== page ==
Early last summer I found myself in negotiation with my landlady over the loquat tree outside our bedroom window. According to our neighbor, the tree, which rises from a six-inch gap between the wall and the driveway, was imperiling cars with its fruit and power lines with its branches. My landlady wanted to cut it down. I didn’t. The tree wraps the entire northwest corner of the apartment in a dark green canopy, transforming the bedroom into a kind of glassed-in treehouse from which we can look in upon bird’s-nests and conferences of squirrels with the kind of intimacy reserved for a nature documentary. In the late spring, we can reach out and pick its fruit.
Of course, my neighbor’s contention was understandable. No one had planted the loquat. It was an escapee from another garden, strictly speaking a “weed,” and a big one at that. Left unchecked, its roots would buckle the driveway, its limbs burst the windows. Already, in high winds, the branches screeched menacingly across the glass. In the dusty cracks between the concrete, seedlings would germinate, grow.
Whether or not my neighbor had such dramatic images in mind, I don’t know. But the struggle between city and nature is an old conceit. One has but to look to the oaks growing on Caspar David Friedrich’s ruined monasteries or the grass that “o’erspreads” the fallen city of Browning’s “Love Among the Ruins” to see how plants have classically been understood as the definition of the city’s demise. When the great fifth-century Chinese poet Bao Zhao wrote with grief of the fallen city of Guangling, he titled his famous Fu, or rhapsody, the “Wu-cheng,” words often translated in anthologies as “ruined city” but which literally means one that is “overgrown.”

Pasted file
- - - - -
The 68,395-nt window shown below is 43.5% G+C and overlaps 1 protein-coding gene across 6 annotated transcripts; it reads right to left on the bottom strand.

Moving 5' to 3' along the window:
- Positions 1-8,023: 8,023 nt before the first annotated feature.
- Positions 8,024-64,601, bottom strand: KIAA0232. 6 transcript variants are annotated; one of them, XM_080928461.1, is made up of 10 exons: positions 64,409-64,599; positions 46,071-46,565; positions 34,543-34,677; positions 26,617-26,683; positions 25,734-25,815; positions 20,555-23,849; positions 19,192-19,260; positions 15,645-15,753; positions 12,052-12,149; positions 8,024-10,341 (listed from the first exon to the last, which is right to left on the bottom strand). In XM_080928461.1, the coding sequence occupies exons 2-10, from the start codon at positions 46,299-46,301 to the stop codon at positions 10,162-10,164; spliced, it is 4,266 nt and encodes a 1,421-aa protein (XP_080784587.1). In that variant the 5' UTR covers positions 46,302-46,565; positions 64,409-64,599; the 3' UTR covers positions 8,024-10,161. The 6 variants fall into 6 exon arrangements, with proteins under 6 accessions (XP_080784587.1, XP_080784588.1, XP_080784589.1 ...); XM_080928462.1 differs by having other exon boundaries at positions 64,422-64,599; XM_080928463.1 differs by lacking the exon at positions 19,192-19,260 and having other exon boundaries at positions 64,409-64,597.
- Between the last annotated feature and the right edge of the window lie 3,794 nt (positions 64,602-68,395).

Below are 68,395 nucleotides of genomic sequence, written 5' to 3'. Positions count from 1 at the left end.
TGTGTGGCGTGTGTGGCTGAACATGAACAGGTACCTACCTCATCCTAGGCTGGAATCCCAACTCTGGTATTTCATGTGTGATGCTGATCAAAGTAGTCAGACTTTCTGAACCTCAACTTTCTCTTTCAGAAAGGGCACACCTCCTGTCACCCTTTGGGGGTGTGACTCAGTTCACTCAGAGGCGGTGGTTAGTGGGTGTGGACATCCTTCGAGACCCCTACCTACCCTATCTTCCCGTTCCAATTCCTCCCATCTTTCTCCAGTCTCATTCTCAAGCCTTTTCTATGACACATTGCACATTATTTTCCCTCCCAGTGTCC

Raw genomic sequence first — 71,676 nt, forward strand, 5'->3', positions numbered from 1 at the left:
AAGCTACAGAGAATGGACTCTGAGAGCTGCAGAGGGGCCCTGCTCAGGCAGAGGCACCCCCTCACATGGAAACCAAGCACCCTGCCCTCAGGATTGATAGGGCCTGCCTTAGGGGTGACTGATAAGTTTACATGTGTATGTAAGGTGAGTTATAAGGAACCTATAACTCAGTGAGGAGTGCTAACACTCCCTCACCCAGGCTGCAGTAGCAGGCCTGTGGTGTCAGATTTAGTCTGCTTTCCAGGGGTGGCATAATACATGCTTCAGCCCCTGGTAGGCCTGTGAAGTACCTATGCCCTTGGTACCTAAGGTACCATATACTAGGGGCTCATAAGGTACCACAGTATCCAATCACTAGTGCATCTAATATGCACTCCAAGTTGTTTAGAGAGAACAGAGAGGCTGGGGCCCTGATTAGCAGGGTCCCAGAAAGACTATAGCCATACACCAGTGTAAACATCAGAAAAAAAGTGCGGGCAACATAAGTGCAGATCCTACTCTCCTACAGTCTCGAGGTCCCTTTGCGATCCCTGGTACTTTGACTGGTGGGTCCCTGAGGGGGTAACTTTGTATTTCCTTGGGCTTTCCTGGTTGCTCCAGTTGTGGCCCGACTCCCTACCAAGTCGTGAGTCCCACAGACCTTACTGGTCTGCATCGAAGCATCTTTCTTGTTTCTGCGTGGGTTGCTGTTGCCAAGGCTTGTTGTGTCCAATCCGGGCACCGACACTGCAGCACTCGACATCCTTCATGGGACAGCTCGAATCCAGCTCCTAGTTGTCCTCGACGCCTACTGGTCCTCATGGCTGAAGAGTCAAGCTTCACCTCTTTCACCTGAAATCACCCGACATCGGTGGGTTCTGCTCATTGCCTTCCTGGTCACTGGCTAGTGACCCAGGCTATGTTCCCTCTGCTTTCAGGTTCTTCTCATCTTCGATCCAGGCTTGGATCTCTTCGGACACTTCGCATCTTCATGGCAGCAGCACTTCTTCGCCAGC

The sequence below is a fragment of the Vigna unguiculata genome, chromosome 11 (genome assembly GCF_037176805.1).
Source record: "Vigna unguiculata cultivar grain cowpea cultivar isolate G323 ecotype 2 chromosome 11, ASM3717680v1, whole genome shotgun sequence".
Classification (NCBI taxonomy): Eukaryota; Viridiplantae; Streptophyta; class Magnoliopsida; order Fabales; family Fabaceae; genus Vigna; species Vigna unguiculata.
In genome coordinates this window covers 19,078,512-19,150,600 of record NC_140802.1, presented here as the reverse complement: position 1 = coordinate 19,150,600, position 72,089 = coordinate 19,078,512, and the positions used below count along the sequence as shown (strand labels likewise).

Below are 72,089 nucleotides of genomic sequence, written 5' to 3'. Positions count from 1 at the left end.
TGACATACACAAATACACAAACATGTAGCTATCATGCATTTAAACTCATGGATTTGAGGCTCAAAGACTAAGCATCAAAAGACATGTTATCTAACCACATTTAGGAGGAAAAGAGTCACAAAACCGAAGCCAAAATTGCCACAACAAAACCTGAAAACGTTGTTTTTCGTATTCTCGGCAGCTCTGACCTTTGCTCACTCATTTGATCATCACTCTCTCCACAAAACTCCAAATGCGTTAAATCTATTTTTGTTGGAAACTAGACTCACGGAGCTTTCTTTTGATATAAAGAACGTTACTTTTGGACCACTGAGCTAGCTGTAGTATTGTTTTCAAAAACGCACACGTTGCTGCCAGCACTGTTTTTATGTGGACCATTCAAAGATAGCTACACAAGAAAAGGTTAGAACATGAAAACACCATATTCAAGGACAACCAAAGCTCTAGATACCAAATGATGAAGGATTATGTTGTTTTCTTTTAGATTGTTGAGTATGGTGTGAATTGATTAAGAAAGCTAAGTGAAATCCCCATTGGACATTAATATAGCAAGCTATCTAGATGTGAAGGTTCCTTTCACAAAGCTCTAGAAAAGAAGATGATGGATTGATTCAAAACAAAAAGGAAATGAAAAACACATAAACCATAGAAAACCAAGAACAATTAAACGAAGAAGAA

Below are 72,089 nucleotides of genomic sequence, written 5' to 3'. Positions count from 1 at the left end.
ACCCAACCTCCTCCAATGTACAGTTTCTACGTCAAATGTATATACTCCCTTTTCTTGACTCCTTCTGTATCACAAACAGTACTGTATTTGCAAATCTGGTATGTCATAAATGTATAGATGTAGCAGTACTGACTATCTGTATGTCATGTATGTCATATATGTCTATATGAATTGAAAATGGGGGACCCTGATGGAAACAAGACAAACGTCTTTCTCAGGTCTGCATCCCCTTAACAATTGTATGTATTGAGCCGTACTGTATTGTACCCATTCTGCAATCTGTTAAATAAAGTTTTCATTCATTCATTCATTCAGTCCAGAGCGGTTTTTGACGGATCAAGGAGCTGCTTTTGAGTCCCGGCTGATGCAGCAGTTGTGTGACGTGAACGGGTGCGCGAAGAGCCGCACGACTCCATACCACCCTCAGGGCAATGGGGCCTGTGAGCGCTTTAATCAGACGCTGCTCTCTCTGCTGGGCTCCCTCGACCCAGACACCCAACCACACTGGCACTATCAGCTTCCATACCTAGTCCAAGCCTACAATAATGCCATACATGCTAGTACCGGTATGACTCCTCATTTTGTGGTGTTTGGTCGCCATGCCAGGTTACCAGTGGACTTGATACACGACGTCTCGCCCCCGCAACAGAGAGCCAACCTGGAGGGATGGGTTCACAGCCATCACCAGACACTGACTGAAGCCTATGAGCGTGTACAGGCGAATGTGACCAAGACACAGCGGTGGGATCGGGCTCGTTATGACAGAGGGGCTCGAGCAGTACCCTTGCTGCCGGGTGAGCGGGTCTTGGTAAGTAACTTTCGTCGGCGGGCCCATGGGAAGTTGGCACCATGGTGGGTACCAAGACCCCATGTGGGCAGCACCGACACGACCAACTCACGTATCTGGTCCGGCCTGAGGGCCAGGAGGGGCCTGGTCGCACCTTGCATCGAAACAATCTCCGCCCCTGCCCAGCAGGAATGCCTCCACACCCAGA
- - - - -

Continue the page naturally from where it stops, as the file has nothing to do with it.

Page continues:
“Wet moss clings to the wells/Wild vines entangle the path.” Indeed, looking out from our window, past the tree, it was not hard to see a similar process at work. There were clovers in the driveway and a deodar seedling sprouting on the asphalt rooftop of the carport. There was a tree-of-heaven emerging from the lightless depths beneath another neighbor’s house. And yellow bursts of mustard on the sidewalk, and tangles of pink filaree, and purple cheeseweed. And dandelions. Dandelions, everywhere.
Yet this wasn’t the simple fact of nature’s return. There are no loquats in the native woods a mile away; they are indigenous to southeastern China. There is no deodar cedar (from Kashmir), no tree-of-heaven (from northeastern China and Taiwan), no native cheeseweed or filaree. What was blooming outside was not some sort of natural reclamation. But neither was it the deliberate work of man. It was something different, unique to the city, bound to its inhabitants and, the more I realized, inextricably tied to its fate.
Fourteen hundred years after Bao Zhao’s eulogy for Guangling, the English physician Richard Deakin looked out upon the ruins of another city and also found flowers. But what for the Chinese poet had been a source of grief, for Deakin was a moment of misty nostalgia. Such plants, he wrote, “form a link in the memory and teach us hopeful and soothing lessons amid the sadness of bygone ages.” He even berated the city restorers for destroying the “solitary lesson which so magnificent a ruin is calculated to make upon the mind.”
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